Pulse: Are fathers becoming more involved with their kids?

Father's Day, fatherhood, parent, parenting, father and child, sun, Sunday Morning CBS/AP

(CBS News) Americans are divided as to whether fathers today are more involved or less involved in raising their kids than they were 20 years ago. While 40 percent say they are more involved, 35 percent say they are less involved, according to a CBS News poll. Another 19 percent think there hasn't been much change.

Compared to 20 Years Ago, Fathers are . . .
More involved in raising their kids   40%
Less involved in raising their kids   35%
About the same   19%

Women are more likely to think fathers are more involved today in raising their kids than 20 years ago, while men are more divided. There is a big generational divide -- while Americans 30 and older tend to think fathers are more involved, those under 30 disagree.

Compared to 20 Years Ago, Fathers are . . .

Respondents 18-29 years old:
More involved in raising their kids   28%
Less involved in raising their kids   42%
About the same   18%

Respondents 30+:
More involved in raising their kids   43%
Less involved in raising their kids   33%
About the same   19%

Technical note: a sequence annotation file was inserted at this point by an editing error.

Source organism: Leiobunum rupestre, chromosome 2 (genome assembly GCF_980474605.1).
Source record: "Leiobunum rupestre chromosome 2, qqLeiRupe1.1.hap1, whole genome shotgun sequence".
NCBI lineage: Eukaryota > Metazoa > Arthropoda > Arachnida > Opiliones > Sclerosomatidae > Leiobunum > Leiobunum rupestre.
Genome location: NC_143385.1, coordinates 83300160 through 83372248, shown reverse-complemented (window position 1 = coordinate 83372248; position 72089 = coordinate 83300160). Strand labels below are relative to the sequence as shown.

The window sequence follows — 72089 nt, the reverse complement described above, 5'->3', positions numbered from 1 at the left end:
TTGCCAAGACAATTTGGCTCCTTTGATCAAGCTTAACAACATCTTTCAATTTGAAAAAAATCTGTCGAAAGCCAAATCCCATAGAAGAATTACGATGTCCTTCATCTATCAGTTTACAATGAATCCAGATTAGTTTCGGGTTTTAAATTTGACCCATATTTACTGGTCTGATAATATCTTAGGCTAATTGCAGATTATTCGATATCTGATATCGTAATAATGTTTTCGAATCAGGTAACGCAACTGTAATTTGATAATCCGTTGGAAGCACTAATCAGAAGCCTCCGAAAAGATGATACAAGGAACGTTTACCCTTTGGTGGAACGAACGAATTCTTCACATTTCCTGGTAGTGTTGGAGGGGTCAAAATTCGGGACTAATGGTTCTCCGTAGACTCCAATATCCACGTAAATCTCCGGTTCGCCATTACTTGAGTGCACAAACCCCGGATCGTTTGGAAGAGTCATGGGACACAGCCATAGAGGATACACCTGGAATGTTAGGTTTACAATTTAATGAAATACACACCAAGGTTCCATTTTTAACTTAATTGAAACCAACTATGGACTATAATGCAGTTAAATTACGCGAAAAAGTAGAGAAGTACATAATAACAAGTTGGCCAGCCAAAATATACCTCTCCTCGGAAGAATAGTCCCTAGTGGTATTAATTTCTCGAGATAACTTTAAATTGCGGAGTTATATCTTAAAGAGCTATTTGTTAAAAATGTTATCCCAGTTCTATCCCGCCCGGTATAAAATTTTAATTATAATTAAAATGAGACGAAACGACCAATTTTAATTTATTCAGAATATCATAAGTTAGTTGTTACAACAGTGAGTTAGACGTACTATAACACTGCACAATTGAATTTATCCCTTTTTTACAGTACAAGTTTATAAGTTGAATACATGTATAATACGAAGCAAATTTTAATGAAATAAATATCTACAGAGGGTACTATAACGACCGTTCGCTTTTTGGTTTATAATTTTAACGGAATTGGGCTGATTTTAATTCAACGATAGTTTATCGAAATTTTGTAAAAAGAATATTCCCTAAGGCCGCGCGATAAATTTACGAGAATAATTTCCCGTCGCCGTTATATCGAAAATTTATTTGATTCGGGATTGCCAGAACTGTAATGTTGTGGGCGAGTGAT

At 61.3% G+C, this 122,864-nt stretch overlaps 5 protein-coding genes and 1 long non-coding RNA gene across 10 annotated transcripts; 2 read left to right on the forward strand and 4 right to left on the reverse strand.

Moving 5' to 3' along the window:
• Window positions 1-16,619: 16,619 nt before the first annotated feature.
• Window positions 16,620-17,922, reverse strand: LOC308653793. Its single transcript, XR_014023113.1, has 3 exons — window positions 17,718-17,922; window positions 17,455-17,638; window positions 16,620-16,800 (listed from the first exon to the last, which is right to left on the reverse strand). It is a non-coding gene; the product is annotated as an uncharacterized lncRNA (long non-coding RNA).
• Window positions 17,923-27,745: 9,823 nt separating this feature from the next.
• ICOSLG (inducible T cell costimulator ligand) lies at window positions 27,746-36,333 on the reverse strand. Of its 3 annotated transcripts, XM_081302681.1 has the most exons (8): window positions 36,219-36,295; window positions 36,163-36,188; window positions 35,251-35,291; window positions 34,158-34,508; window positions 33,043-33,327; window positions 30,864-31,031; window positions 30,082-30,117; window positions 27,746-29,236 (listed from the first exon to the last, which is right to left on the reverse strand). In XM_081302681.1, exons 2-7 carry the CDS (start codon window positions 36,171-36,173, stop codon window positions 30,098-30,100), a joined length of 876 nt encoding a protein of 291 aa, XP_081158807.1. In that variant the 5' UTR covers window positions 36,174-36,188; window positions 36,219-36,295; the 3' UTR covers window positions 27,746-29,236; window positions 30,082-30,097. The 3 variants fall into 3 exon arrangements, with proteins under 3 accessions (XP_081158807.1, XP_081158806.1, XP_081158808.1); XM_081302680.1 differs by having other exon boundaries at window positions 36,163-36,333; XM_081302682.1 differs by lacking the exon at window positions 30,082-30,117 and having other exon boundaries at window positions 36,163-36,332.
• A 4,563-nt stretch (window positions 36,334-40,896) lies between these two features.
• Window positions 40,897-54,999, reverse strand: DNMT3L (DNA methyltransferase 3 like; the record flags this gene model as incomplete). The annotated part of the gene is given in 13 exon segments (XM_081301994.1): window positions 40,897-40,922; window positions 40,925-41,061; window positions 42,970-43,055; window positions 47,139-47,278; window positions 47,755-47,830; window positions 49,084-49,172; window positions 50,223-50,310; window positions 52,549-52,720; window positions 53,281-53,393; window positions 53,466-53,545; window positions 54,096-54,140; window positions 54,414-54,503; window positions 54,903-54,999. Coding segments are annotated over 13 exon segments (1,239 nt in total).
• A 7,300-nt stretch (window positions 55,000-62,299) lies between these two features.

Women overall are more likely than men to think dads are more involved today, but men and women still raising children see things a little differently. Forty-five percent of men with children under 18 think dads are more involved now, compared to 34 percent of men overall.

And while moms are nearly as likely to say dads are more involved today (43 percent), 41 percent say that they are less involved.

Wealthier and better educated Americans are more likely to think fathers are more involved now than their poorer and less educated counterparts, and Americans who live in cities are more likely than those in rural areas.

Complete poll details: Fathers today (06/16/13 CBS News poll)

This poll was conducted by telephone from May 15-19, 2013 among 1,186 adults nationwide. Phone numbers were dialed from samples of both standard land-line and cell phones. The error due to sampling for results based on the entire sample could be plus or minus three percentage points. The error for subgroups may be higher. This poll release conforms to the Standards of Disclosure of the National Council on Public Polls.

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